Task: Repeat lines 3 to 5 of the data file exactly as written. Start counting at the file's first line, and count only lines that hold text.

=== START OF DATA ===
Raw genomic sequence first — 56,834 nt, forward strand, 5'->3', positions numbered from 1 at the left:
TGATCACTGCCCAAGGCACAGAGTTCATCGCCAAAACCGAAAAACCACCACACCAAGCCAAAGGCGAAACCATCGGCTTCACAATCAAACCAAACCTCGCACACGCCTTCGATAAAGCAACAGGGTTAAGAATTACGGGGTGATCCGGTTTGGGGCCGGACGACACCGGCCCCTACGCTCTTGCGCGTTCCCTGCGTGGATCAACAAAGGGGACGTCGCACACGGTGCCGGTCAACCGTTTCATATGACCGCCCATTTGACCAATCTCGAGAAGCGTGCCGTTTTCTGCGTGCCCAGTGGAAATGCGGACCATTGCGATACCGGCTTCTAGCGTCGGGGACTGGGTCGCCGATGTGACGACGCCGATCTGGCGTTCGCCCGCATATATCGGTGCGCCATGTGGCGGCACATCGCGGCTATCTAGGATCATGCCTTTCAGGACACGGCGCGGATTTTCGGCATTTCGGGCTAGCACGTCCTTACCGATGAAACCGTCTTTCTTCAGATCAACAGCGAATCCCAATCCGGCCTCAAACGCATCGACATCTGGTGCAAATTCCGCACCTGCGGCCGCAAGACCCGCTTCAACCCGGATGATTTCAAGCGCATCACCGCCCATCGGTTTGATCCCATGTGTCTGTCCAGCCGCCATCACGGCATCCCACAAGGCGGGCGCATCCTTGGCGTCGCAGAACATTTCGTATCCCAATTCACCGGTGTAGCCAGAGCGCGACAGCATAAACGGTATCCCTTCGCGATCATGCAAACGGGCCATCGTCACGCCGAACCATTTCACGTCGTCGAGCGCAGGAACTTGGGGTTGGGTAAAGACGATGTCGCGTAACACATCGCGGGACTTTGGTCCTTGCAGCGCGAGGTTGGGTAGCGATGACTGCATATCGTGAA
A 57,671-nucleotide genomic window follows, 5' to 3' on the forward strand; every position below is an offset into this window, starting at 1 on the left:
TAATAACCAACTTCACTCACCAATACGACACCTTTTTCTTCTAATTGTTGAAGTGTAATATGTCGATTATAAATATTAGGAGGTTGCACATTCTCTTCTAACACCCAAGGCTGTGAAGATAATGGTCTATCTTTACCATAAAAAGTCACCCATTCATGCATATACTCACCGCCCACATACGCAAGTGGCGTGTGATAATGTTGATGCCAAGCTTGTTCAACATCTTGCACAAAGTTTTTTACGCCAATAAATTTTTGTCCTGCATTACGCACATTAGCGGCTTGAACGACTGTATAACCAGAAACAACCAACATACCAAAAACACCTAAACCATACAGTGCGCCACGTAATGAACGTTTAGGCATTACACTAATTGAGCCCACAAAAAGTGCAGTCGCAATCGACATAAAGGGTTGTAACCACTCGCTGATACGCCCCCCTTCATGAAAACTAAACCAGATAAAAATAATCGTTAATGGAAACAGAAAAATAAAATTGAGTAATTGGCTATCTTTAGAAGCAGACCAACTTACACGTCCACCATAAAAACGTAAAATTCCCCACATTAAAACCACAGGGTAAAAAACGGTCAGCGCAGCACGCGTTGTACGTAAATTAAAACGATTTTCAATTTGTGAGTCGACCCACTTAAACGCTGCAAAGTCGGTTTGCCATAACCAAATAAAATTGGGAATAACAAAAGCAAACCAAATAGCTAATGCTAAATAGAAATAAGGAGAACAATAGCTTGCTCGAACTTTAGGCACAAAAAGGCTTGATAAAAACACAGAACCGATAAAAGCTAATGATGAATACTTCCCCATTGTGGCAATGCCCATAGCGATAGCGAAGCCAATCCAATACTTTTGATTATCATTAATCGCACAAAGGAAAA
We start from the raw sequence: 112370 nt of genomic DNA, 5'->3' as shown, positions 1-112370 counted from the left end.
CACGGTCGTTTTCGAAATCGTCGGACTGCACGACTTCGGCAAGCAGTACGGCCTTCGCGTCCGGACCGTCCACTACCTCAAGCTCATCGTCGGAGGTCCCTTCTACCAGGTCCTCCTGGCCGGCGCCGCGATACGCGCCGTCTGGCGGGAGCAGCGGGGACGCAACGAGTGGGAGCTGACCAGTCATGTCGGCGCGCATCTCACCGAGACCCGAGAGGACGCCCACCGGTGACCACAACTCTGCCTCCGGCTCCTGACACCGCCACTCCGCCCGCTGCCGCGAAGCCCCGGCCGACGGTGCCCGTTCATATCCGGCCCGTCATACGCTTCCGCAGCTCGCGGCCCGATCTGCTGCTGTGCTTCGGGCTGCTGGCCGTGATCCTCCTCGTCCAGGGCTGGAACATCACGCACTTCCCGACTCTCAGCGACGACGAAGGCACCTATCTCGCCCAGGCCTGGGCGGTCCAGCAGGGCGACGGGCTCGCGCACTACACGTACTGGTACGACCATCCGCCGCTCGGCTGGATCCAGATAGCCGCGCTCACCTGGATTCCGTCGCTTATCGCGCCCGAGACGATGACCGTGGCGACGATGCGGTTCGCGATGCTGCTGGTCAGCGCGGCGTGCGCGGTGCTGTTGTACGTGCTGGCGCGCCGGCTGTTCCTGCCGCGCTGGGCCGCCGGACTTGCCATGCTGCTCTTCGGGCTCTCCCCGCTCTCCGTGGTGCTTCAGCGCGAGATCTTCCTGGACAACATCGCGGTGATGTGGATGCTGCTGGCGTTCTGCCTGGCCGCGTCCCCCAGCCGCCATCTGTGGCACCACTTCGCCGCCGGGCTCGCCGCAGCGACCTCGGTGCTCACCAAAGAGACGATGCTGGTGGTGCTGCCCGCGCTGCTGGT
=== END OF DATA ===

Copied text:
A 57,671-nucleotide genomic window follows, 5' to 3' on the forward strand; every position below is an offset into this window, starting at 1 on the left:
TAATAACCAACTTCACTCACCAATACGACACCTTTTTCTTCTAATTGTTGAAGTGTAATATGTCGATTATAAATATTAGGAGGTTGCACATTCTCTTCTAACACCCAAGGCTGTGAAGATAATGGTCTATCTTTACCATAAAAAGTCACCCATTCATGCATATACTCACCGCCCACATACGCAAGTGGCGTGTGATAATGTTGATGCCAAGCTTGTTCAACATCTTGCACAAAGTTTTTTACGCCAATAAATTTTTGTCCTGCATTACGCACATTAGCGGCTTGAACGACTGTATAACCAGAAACAACCAACATACCAAAAACACCTAAACCATACAGTGCGCCACGTAATGAACGTTTAGGCATTACACTAATTGAGCCCACAAAAAGTGCAGTCGCAATCGACATAAAGGGTTGTAACCACTCGCTGATACGCCCCCCTTCATGAAAACTAAACCAGATAAAAATAATCGTTAATGGAAACAGAAAAATAAAATTGAGTAATTGGCTATCTTTAGAAGCAGACCAACTTACACGTCCACCATAAAAACGTAAAATTCCCCACATTAAAACCACAGGGTAAAAAACGGTCAGCGCAGCACGCGTTGTACGTAAATTAAAACGATTTTCAATTTGTGAGTCGACCCACTTAAACGCTGCAAAGTCGGTTTGCCATAACCAAATAAAATTGGGAATAACAAAAGCAAACCAAATAGCTAATGCTAAATAGAAATAAGGAGAACAATAGCTTGCTCGAACTTTAGGCACAAAAAGGCTTGATAAAAACACAGAACCGATAAAAGCTAATGATGAATACTTCCCCATTGTGGCAATGCCCATAGCGATAGCGAAGCCAATCCAATACTTTTGATTATCATTAATCGCACAAAGGAAAA
We start from the raw sequence: 112370 nt of genomic DNA, 5'->3' as shown, positions 1-112370 counted from the left end.